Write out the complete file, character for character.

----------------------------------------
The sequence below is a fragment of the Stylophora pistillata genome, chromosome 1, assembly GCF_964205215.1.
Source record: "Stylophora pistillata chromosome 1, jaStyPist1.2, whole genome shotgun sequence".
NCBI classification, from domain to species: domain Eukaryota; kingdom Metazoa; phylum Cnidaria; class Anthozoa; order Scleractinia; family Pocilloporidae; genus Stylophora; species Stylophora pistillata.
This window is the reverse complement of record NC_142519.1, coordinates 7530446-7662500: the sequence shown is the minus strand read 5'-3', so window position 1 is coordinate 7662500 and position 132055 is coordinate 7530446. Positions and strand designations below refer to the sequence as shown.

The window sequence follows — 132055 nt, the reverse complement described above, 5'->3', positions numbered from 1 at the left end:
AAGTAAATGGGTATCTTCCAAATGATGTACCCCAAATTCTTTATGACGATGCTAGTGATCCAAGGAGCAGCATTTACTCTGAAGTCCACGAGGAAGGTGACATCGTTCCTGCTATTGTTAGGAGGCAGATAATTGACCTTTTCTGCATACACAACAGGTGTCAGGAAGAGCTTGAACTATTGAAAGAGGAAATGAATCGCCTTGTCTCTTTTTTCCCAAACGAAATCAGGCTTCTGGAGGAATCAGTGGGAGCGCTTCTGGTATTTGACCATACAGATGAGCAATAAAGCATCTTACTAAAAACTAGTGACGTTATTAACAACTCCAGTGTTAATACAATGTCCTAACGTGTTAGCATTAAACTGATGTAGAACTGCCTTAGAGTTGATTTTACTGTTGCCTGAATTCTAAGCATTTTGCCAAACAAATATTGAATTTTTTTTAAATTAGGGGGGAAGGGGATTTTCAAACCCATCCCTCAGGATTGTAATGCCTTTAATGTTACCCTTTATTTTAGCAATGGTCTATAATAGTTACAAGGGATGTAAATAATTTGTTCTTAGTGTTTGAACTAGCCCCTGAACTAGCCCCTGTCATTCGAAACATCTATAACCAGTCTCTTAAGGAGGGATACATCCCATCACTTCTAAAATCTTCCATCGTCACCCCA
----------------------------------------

The sequence below is a fragment of the Stylophora pistillata genome, chromosome 1, assembly GCF_964205215.1.
Source record: "Stylophora pistillata chromosome 1, jaStyPist1.2, whole genome shotgun sequence".
NCBI classification, from domain to species: domain Eukaryota; kingdom Metazoa; phylum Cnidaria; class Anthozoa; order Scleractinia; family Pocilloporidae; genus Stylophora; species Stylophora pistillata.
This window is the reverse complement of record NC_142519.1, coordinates 7530446-7662500: the sequence shown is the minus strand read 5'-3', so window position 1 is coordinate 7662500 and position 132055 is coordinate 7530446. Positions and strand designations below refer to the sequence as shown.

The window sequence follows — 132055 nt, the reverse complement described above, 5'->3', positions numbered from 1 at the left end:
AAGTAAATGGGTATCTTCCAAATGATGTACCCCAAATTCTTTATGACGATGCTAGTGATCCAAGGAGCAGCATTTACTCTGAAGTCCACGAGGAAGGTGACATCGTTCCTGCTATTGTTAGGAGGCAGATAATTGACCTTTTCTGCATACACAACAGGTGTCAGGAAGAGCTTGAACTATTGAAAGAGGAAATGAATCGCCTTGTCTCTTTTTTCCCAAACGAAATCAGGCTTCTGGAGGAATCAGTGGGAGCGCTTCTGGTATTTGACCATACAGATGAGCAATAAAGCATCTTACTAAAAACTAGTGACGTTATTAACAACTCCAGTGTTAATACAATGTCCTAACGTGTTAGCATTAAACTGATGTAGAACTGCCTTAGAGTTGATTTTACTGTTGCCTGAATTCTAAGCATTTTGCCAAACAAATATTGAATTTTTTTTAAATTAGGGGGGAAGGGGATTTTCAAACCCATCCCTCAGGATTGTAATGCCTTTAATGTTACCCTTTATTTTAGCAATGGTCTATAATAGTTACAAGGGATGTAAATAATTTGTTCTTAGTGTTTGAACTAGCCCCTGAACTAGCCCCTGTCATTCGAAACATCTATAACCAGTCTCTTAAGGAGGGATACATCCCATCACTTCTAAAATCTTCCATCGTCACCCCA